OAKLAND, Calif. (KRON) — The Oakland teachers union strike entered Day 6 on Thursday as thousands of teachers continue to push for a long list of demands and a new contract with higher pay.

The district has agreed to raise teachers’ salaries, but there’s no still end in sight to the standoff between Oakland Unified School District and Oakland Education Association teachers union.

On Wednesday night, district officials released a shocking estimated price tag for the union’s list of demands — $1 billion. “Fully implementing OEA’s initial common good proposal would cost the district more than $1 billion,” OUSD officials wrote.

There’s only 10 school days left in the 2022-2023 academic year, and most of the district’s 34,000 students have chosen to stay home rather than cross picket lines.

A major sticking point between the two sides centers on “common good” proposals, such as housing homeless students, investing in Black Thriving Community Schools (schools with 40 percent or more Black students), and fixing leaky roofs.

District officials wrote, “Common Good proposals are good, but should not be in a teachers contract.”

OUSD’s update stated, “In negotiations with the Oakland Education Association (OEA), some of the major sticking points are compensation and reverting back to original proposals, along with what OEA often brings up as their ‘common good’ proposal. Details of our offer to OEA … include compensation, mental health, safety, and literacy supports, enrichment, visual and performing arts, special education investments and preparation time for educators.”

“The common good proposal includes issues that OEA wants added to the collective bargaining agreement which are not related to employee compensation or benefits and have never been part of any previous OUSD contract. They include addressing homelessness, how the District utilizes its vacant properties, and having drought resistant plants on campuses,” OUSD stated.

Teachers have been working without a contract since last fall.

Superintendent Kyla Johnson-Trammell said “common good” proposals should not be in a new contract. According to Trammell, the district is offering teachers a $70 million raise, which would help attract and retain “excellent teachers.” Trammell said the union and district have made progress with bargaining salary raises. But it’s unclear if either side has budged over “common good” proposals that Trammell chalked up as “broad societal issues.”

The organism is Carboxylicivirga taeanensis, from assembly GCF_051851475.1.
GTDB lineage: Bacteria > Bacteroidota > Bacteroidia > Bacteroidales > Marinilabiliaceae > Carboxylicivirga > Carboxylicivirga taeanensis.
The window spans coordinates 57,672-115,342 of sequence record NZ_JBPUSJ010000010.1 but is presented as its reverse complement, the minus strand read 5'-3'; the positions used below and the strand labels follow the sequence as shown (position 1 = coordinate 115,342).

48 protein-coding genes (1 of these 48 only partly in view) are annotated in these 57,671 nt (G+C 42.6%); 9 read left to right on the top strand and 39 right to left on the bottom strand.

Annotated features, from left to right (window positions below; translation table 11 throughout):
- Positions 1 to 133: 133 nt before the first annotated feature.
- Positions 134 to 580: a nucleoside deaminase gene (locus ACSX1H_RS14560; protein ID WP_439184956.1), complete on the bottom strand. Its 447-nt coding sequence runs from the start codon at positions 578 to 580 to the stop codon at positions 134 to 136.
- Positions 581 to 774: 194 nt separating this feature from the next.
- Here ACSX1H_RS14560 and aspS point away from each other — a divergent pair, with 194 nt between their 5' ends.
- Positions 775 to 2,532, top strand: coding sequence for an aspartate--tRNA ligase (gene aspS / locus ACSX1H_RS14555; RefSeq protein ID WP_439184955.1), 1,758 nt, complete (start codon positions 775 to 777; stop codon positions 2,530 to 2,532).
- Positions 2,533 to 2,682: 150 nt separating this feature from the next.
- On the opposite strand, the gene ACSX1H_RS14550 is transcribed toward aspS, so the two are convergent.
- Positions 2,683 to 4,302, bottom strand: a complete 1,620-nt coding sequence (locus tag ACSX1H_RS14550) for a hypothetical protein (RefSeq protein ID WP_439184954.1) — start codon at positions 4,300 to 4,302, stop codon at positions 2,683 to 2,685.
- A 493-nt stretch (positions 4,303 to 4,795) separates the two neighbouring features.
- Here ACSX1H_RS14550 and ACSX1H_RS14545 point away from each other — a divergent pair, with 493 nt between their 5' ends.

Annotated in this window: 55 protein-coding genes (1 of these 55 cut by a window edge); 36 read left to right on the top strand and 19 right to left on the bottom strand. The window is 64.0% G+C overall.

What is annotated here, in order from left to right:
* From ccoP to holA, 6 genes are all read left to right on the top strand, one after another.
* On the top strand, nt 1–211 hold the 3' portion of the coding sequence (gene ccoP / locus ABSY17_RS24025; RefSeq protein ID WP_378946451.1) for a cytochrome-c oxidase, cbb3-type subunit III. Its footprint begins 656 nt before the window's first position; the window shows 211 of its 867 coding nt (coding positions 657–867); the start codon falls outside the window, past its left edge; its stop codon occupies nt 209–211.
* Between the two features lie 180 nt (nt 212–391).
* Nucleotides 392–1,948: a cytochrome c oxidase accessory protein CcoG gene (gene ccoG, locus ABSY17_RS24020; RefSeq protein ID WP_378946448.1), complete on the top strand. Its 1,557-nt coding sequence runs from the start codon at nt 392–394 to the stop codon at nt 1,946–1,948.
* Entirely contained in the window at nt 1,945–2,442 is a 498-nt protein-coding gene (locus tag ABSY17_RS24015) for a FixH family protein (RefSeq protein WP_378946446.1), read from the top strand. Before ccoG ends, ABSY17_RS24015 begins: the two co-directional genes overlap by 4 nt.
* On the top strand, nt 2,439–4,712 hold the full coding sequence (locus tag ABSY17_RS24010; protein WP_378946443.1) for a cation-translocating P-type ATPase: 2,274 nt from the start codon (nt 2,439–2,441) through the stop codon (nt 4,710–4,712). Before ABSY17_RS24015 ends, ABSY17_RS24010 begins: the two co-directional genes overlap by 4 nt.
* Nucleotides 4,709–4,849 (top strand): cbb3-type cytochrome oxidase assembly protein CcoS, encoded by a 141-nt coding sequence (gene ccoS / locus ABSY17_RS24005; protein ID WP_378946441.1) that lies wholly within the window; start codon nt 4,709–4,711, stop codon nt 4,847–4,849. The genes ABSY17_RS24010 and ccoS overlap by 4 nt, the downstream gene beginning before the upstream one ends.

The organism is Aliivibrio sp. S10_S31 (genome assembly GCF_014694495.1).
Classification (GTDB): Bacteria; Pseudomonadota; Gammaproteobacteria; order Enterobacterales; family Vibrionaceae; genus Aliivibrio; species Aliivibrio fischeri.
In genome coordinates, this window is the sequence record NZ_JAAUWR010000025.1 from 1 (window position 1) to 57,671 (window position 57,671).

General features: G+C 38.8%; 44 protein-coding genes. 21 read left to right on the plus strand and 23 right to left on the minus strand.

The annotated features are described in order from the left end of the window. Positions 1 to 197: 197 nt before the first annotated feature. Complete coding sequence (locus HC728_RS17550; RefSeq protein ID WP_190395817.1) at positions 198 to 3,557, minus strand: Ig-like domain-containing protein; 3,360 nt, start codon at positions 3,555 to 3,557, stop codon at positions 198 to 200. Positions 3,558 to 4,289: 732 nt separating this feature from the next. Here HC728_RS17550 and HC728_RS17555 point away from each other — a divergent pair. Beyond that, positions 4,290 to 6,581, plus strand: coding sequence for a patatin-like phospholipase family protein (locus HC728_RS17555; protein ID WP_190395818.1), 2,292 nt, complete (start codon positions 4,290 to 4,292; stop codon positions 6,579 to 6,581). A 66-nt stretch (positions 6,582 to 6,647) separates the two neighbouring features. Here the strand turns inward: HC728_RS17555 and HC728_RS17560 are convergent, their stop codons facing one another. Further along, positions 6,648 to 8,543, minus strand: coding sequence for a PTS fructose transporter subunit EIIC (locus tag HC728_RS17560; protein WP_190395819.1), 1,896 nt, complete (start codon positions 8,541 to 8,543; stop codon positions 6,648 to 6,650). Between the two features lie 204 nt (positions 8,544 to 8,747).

OUSD provided the following graphics outlining their current offers to the union:

Graphic courtesy OUSD
(Graphic courtesy OUSD)
(Graphic courtesy OUSD)

Mayor Sheng Thao spoke out on Thursday urging the district and union to settle the strike.

Children deserve to be in classrooms receiving quality education in a safe, equitable, and joyful environment, the mayor said. “Teachers and school district staff … are charged with educating our greatest asset: Oakland’s youth. We must support the needs of both for the good of our communities and the entire city. In this spirit, I urge OUSD and OEA to work together to settle this strike,” Thao said.  

For Day 6 of the strike, Oakland Education Association members and their supporters picketed outside the Oakland Unified School District’s Cole campus, where construction of a new administrative building is underway. Educators said OUSD is spending $57 million from Measure Y funding on a project that serves “no immediate benefit to students or teachers at school sites.”

While construction for a new administrative building is underway, school buildings are in dire need of repairs, according to the union.

For the 2022-23 school year thus far, most of OUSD’s central office staff has continued to work from home. 1000 Broadway, which used to house OUSD’s central offices, has remained mostly empty, union leaders said.

Marika Iyer, a high school English and ethnic studies teacher, said, “OUSD has been guilty of massive overspending on administration for decades. It’s time to prioritize our students’ education, not more high paid jobs and buildings that we don’t need.”

District officials said if the union calls of its strike and teachers return to their classrooms, students can finish their school year on a positive note. Union officials are encouraging students to not go to school and support the strike.

Robbie Donohoe, an OUSD parent and trade union member, said, “I understand that our power is in withholding our labor. All work for OUSD should stop until the strike is settled.” 

Union officials wrote, “OEA continues to demand that OUSD show up to the table and bargain to settle a contract to get students and educators back into the classroom, keep teachers in Oakland long term, and ensure safe, stable, racially just schools for all Oakland youth.”

The school board cancelled its regular board meeting Wednesday night.